Caveat – The Same Old Thing
My wives got tired of me wanting to name a daughter Shosha. So, yes, I’ve read the book many times and consider it a perennial favorite. By the great Isaac Bashevis Singer, it’s a somewhat odd story from a Jewish section of some city in pre-WWII Poland about a boy and girl who grow up and apart and then come together again. I laugh, giving the same caveat about many books I read: if you love the action and sex in the genre-of-the-week, this probably isn’t for you. But, if you like how Pasternak wonders aimlessly in the philosophy stacks of the library, this will be more to your liking. I’ve reviewed it before – I’ll try to find the review – but was struck this time by two things.
The Cat and Mouse
First is the theme that snakes through all the book and maybe all of Singer’s work. Maybe through all of Hebrew Scripture: G makes both the mouse and the cat. The mouse plays and the cat eats the mouse. Both need each other and can’t be apart.
I’ve come to see this everywhere and have taken it as my own. Last week I was in the Post Office, behind an older lady – older than me – who was having a fit. It seems that – I know this only because she yelled her woes to the entire crowd waiting in line – it seems that every year some financial institution in Europe sends her and her husband a wad of cash. Usually, they get it in the mail, but this year, with security and all, the dirty rotten oafs want her to pick up her check at the embassy. She is incensed. And so is her husband, she says, who has to wait in the car. From disability or from the fear of being seen with this woman, I can’t say. Me? I’m sitting in line wondering what kind of largess you have when your bank wants you to pick up your annual check at the bleedin’ embassy?
There’s no way she’s driving to DC, so she made some kind of deal with who-knows-who and is sending them paperwork to release the money to her. All this is played out for the very nice people of my town and the Post Office, making $6.75 per hour. Now she complains, with lots of yelling, that it will cost forty-five bucks to mail her damn letter and that doesn’t include tracking. In a huff, and not appearing used to this kind of rough treatment, the lady pays and storms out.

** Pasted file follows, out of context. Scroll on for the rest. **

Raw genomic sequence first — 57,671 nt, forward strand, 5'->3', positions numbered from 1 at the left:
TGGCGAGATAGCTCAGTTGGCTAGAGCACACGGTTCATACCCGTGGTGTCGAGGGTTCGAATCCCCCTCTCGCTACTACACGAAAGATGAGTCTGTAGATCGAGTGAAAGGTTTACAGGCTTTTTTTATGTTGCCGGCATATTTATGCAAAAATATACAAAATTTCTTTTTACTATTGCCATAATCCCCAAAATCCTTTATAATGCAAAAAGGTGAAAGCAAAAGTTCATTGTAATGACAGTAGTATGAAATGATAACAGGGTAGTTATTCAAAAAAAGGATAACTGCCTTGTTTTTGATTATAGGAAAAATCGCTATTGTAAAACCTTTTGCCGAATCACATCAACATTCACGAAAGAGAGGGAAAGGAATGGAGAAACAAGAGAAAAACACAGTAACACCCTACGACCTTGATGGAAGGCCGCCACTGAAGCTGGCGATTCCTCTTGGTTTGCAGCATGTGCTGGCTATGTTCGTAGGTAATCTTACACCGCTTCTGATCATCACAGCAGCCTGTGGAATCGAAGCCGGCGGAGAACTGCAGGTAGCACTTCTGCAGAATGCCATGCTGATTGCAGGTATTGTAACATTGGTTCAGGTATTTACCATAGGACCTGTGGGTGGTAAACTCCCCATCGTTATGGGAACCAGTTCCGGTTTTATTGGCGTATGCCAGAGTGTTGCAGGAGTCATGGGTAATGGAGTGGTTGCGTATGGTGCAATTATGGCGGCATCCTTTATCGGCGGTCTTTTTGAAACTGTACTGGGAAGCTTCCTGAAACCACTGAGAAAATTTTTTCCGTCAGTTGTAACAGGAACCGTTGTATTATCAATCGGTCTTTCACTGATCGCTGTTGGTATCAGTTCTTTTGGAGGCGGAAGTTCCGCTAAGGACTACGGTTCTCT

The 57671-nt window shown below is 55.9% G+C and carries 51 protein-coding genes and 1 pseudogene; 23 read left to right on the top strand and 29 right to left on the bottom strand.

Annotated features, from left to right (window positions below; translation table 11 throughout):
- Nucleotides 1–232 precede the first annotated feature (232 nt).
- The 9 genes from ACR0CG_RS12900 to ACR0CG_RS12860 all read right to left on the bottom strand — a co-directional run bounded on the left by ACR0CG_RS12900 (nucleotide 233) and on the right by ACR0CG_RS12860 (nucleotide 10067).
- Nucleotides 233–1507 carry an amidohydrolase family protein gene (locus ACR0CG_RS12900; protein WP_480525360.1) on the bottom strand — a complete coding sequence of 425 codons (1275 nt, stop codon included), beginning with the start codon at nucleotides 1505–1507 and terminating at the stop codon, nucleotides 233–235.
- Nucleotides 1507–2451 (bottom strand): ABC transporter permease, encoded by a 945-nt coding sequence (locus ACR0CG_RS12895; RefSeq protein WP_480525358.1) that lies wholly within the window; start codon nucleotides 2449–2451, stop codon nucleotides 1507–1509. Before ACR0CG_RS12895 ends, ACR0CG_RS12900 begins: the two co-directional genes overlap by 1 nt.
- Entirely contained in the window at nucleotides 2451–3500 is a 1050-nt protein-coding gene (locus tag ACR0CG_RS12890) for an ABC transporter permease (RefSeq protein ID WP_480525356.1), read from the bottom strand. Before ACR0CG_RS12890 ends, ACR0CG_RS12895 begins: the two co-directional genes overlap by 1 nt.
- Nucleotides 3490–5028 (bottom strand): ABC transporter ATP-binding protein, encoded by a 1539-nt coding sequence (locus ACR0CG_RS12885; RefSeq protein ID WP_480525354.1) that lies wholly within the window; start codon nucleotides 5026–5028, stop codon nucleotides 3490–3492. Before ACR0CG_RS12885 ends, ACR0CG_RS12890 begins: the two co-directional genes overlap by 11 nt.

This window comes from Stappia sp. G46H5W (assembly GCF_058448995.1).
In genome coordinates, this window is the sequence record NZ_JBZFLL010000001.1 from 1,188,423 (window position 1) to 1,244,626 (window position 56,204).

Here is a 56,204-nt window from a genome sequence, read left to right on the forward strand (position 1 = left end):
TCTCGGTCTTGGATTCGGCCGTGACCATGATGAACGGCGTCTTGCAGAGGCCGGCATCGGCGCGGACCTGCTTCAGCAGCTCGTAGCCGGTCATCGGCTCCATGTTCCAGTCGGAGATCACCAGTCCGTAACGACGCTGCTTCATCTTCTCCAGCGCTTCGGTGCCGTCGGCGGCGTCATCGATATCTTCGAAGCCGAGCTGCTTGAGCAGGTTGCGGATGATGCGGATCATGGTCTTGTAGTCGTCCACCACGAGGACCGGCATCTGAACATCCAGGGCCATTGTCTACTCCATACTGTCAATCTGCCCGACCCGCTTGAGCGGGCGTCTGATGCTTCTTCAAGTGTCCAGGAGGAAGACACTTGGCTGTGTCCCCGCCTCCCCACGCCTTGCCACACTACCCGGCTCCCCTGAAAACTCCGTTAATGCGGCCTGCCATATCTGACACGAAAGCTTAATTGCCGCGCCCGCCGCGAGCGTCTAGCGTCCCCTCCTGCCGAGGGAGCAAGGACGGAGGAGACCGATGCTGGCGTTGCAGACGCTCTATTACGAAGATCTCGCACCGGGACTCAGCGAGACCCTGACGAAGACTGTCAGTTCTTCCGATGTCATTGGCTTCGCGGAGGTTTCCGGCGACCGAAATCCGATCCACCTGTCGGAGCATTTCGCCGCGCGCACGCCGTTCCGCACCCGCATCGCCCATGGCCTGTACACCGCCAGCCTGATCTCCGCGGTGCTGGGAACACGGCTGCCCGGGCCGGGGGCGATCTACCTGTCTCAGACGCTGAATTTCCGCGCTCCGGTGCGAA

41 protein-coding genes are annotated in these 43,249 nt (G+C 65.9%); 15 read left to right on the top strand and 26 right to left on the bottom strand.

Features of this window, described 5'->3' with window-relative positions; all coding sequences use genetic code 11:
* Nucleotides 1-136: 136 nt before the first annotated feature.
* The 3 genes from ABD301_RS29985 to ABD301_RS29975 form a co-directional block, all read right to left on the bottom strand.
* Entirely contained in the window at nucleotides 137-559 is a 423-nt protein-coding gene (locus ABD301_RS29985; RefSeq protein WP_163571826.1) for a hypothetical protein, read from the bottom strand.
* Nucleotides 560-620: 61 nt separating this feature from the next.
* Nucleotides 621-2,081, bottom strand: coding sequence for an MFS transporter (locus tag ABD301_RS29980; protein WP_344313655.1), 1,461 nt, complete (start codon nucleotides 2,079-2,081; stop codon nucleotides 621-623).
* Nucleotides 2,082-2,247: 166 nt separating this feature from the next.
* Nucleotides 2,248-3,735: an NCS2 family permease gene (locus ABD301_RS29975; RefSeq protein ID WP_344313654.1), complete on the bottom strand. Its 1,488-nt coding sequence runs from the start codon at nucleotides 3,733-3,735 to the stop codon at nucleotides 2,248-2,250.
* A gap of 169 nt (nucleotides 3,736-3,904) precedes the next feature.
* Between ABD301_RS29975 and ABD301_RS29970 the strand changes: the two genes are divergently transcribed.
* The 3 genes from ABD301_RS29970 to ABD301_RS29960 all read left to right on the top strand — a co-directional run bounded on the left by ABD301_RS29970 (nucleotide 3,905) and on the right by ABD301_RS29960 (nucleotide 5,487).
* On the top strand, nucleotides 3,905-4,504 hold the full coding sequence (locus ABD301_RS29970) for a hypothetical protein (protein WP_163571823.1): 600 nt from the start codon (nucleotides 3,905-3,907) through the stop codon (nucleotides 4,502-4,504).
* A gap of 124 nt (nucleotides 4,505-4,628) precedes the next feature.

Christians as Shock Absorbers
I carry my box to the counter, hoping that any residual anger in the clerk stays bottled up, though I consider it a Christian’s job to be the culture’s shock absorber for this kind of silly business. The clerk looked at me like she’d already had a really lousy day and it was only 11:00.
I grimaced and spouted my new philosophy. “Well,” I said, “ G makes the mouse, and G makes the cat.”
We smiled and she chuckled with me, and I was glad to relieve some of her built-up pressure.
It’s a forgiving philosophy. It’s an acknowledgment that G made you as you are. Love yourself and forgive yourself. Do the same for others. G made them, too. It’s a harder pill to swallow in the book, with the Jews knowing what comes with Hitler. I think of it now, reading about the Babylonian exile, and how bad moderns can be on history. Would we – would I? – have sung the dirge that G makes us all when being separated from my family for maybe the last time. I don’t know. I don’t want to know.
Giving Up The Ghost
Also in the book – spoiler alert – Shosha dies. The boy and girl are married now, and WWII looms, so they are moving. Shosha walks dirt roads with her husband, carrying what they own, until, finally, she sits down and dies. Just gives up the ghost. She’s tired of trying so hard. She’s had enough.
This time though, the sentiment resonates in me. I am no fan of any death and swear to my wife that G will have to strike me down and that I will fight for every breath. Only once, during my hospital stay because of my accident, did I not care if I woke. It wasn’t for me, but for my wife and family that I cared about dying, knowing that death would cause more grief.
So, my takeaway here? G made the mouse and the cat. Learn it, and meditate on it, and the next time someone does you wrong, repeat it under your breath. In a more reflective moment, decide which one you are.
For more book reviews – real and kind of – go here to the review page.